" I will probably be found dead in the woods."  Dr. David Kelly

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" I will probably be found dead in the woods." 
 

Who Killed Kelly?

Dr. David Kelly was a United Nations weapons inspector in Iraq.
After telling Her Majesty's Government there were no weapons of mass destruction (WMD) in Iraq. He told
David Broucher, a former British Ambassador. "I will probably be found dead in the woods." 
When he was found dead in the woods Tony Blair was asked.
“Have you got blood on your hands.” Blair refused to answer.

An Oxford publisher has now confirmed Kelly was writing a book detailing exactly how his reports, that Saddam Hussein did not have anything like WMD, were ignored by Her Majesty's gang of crooks
laughingly called her "government". Kelly was also an expert in biological warfare agents. The book  covered Kelly’s secret advice on germ warfare given to the brutal South African apartheid regime. This aspect of how Her Majesty's Government really works could prove more explosive than the entire catalogue of Iraq lies.

Anthrax War, a new film about biological weapons, debuted in London on the sixth anniversary of Dr. Kelly's death. The film's director, Bob Coen, stated. "We have proved there is a black market in anthrax. David Kelly was of particular interest to us because he was a world expert on anthrax and he was involved in assisting the secret germ warfare program in apartheid South Africa."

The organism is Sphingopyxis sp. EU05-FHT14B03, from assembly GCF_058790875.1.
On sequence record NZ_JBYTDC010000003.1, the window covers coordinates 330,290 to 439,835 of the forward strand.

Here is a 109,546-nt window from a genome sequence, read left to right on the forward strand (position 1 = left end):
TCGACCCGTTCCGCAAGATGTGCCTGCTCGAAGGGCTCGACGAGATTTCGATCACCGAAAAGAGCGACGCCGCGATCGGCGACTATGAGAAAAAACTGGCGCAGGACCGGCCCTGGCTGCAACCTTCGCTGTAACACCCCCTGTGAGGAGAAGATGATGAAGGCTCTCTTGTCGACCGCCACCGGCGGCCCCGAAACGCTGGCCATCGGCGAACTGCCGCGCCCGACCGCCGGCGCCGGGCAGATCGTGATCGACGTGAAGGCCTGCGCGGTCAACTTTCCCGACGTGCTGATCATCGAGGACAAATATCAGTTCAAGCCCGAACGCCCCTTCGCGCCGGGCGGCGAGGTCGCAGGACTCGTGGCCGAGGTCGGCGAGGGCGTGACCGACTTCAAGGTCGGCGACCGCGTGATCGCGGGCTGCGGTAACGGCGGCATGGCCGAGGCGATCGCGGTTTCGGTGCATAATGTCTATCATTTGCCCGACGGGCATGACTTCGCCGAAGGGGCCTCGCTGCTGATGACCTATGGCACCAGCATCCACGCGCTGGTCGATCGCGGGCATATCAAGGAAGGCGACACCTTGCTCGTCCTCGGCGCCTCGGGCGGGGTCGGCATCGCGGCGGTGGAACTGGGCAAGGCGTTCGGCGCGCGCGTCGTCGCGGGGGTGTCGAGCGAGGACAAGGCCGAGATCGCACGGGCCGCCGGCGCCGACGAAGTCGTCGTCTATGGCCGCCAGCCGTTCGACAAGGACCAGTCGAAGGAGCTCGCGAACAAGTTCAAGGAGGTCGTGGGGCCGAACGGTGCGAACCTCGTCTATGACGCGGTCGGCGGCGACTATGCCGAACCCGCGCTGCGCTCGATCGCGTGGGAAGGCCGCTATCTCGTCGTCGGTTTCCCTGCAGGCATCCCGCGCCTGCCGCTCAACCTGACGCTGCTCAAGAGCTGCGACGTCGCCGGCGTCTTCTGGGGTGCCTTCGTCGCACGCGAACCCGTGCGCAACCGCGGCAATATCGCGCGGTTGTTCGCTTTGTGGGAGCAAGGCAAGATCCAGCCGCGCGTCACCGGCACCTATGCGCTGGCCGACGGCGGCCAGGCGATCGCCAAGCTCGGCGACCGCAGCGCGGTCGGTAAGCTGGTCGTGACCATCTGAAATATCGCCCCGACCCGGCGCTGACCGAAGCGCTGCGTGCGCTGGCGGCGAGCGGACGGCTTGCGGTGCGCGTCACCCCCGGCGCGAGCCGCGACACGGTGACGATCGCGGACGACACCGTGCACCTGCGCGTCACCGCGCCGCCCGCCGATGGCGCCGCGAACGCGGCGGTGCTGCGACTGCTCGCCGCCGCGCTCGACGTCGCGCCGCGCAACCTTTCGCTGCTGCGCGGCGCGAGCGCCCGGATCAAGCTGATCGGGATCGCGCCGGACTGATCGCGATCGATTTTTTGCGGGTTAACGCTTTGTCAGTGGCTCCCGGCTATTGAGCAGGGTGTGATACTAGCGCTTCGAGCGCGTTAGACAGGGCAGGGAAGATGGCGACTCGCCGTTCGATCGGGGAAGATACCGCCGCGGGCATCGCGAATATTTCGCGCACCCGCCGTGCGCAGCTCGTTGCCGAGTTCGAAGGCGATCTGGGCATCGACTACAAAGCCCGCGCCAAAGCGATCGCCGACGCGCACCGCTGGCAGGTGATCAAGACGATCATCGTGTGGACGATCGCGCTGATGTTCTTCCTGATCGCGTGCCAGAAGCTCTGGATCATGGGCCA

Bob Coen's investigation takes him from the U.S. to the U.K. and from the edge of Siberia to the tip of Africa. In a rare interview, Coen confronts 'Doctor Death' Wouter Basson, who headed Project Coast, the South African apartheid-era bio-warfare program,". Project Coast allegedly used germ warfare against sections of the country's black population. A Torrent download of Anthrax War is available. Clips can be found on YouTube. 

Dr. David Kelly was but one 13 scientists “suicided”

 

 27 January 2011

 Dr. David Kelly death evidence  
suppressed for 70 years
By Chris Marsden.


Medical records relating to the death of government scientist Dr. David Kelly will be kept secret for 70 years, it was revealed this week.
On January 25 it was reported that Lord Hutton, who chaired the government inquiry that found Kelly committed suicide, had suppressed all medical records including the results of Kelly’s post-mortem examination until 2073. The unprecedented move prompted accusations that the suppressed evidence must point to the fact that Kelly was murdered.
The Daily Mail stated that Hutton’s restrictions were secretly imposed immediately after his inquiry in 2004. They only came to light in a letter from Oxfordshire County Council to a group of 13 doctors challenging the Hutton verdict.
A 30-year ban was placed on “records provided [which were] not produced in evidence”—believed to refer to witness statements given to the inquiry, which were not disclosed. In addition, Hutton made his order for all medical reports and photographs of Kelly’s body to remain classified for 70 years.